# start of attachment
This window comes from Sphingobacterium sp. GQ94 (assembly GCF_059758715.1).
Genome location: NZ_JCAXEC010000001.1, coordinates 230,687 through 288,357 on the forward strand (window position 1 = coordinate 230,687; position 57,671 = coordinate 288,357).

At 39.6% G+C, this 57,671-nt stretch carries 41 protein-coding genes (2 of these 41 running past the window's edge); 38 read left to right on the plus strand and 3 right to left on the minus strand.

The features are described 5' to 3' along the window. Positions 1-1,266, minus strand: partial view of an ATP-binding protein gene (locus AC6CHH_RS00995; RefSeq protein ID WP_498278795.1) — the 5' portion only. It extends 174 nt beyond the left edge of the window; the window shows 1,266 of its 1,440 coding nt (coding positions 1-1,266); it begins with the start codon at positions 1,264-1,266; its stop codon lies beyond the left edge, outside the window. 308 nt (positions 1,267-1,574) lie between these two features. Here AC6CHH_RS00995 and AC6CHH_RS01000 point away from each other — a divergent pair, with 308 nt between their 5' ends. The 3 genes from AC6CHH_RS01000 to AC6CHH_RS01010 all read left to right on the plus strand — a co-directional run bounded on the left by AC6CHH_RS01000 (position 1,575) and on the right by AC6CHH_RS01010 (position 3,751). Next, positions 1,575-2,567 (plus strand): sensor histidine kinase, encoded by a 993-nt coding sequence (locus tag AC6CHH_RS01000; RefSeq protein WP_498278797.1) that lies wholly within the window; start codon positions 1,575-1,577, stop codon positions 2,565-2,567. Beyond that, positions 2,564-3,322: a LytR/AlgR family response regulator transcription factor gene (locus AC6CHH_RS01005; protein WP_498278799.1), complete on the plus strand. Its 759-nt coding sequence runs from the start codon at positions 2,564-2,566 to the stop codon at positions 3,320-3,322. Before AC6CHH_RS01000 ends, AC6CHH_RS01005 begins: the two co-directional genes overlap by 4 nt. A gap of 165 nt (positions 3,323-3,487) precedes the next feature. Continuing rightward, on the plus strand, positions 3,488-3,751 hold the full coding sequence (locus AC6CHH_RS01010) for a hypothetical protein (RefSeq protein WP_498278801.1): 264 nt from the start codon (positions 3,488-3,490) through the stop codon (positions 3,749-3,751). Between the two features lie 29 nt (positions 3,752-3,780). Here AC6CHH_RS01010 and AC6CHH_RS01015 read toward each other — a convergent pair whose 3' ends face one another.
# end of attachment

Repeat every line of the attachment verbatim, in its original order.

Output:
This window comes from Sphingobacterium sp. GQ94 (assembly GCF_059758715.1).
Genome location: NZ_JCAXEC010000001.1, coordinates 230,687 through 288,357 on the forward strand (window position 1 = coordinate 230,687; position 57,671 = coordinate 288,357).

At 39.6% G+C, this 57,671-nt stretch carries 41 protein-coding genes (2 of these 41 running past the window's edge); 38 read left to right on the plus strand and 3 right to left on the minus strand.

The features are described 5' to 3' along the window. Positions 1-1,266, minus strand: partial view of an ATP-binding protein gene (locus AC6CHH_RS00995; RefSeq protein ID WP_498278795.1) — the 5' portion only. It extends 174 nt beyond the left edge of the window; the window shows 1,266 of its 1,440 coding nt (coding positions 1-1,266); it begins with the start codon at positions 1,264-1,266; its stop codon lies beyond the left edge, outside the window. 308 nt (positions 1,267-1,574) lie between these two features. Here AC6CHH_RS00995 and AC6CHH_RS01000 point away from each other — a divergent pair, with 308 nt between their 5' ends. The 3 genes from AC6CHH_RS01000 to AC6CHH_RS01010 all read left to right on the plus strand — a co-directional run bounded on the left by AC6CHH_RS01000 (position 1,575) and on the right by AC6CHH_RS01010 (position 3,751). Next, positions 1,575-2,567 (plus strand): sensor histidine kinase, encoded by a 993-nt coding sequence (locus tag AC6CHH_RS01000; RefSeq protein WP_498278797.1) that lies wholly within the window; start codon positions 1,575-1,577, stop codon positions 2,565-2,567. Beyond that, positions 2,564-3,322: a LytR/AlgR family response regulator transcription factor gene (locus AC6CHH_RS01005; protein WP_498278799.1), complete on the plus strand. Its 759-nt coding sequence runs from the start codon at positions 2,564-2,566 to the stop codon at positions 3,320-3,322. Before AC6CHH_RS01000 ends, AC6CHH_RS01005 begins: the two co-directional genes overlap by 4 nt. A gap of 165 nt (positions 3,323-3,487) precedes the next feature. Continuing rightward, on the plus strand, positions 3,488-3,751 hold the full coding sequence (locus AC6CHH_RS01010) for a hypothetical protein (RefSeq protein WP_498278801.1): 264 nt from the start codon (positions 3,488-3,490) through the stop codon (positions 3,749-3,751). Between the two features lie 29 nt (positions 3,752-3,780). Here AC6CHH_RS01010 and AC6CHH_RS01015 read toward each other — a convergent pair whose 3' ends face one another.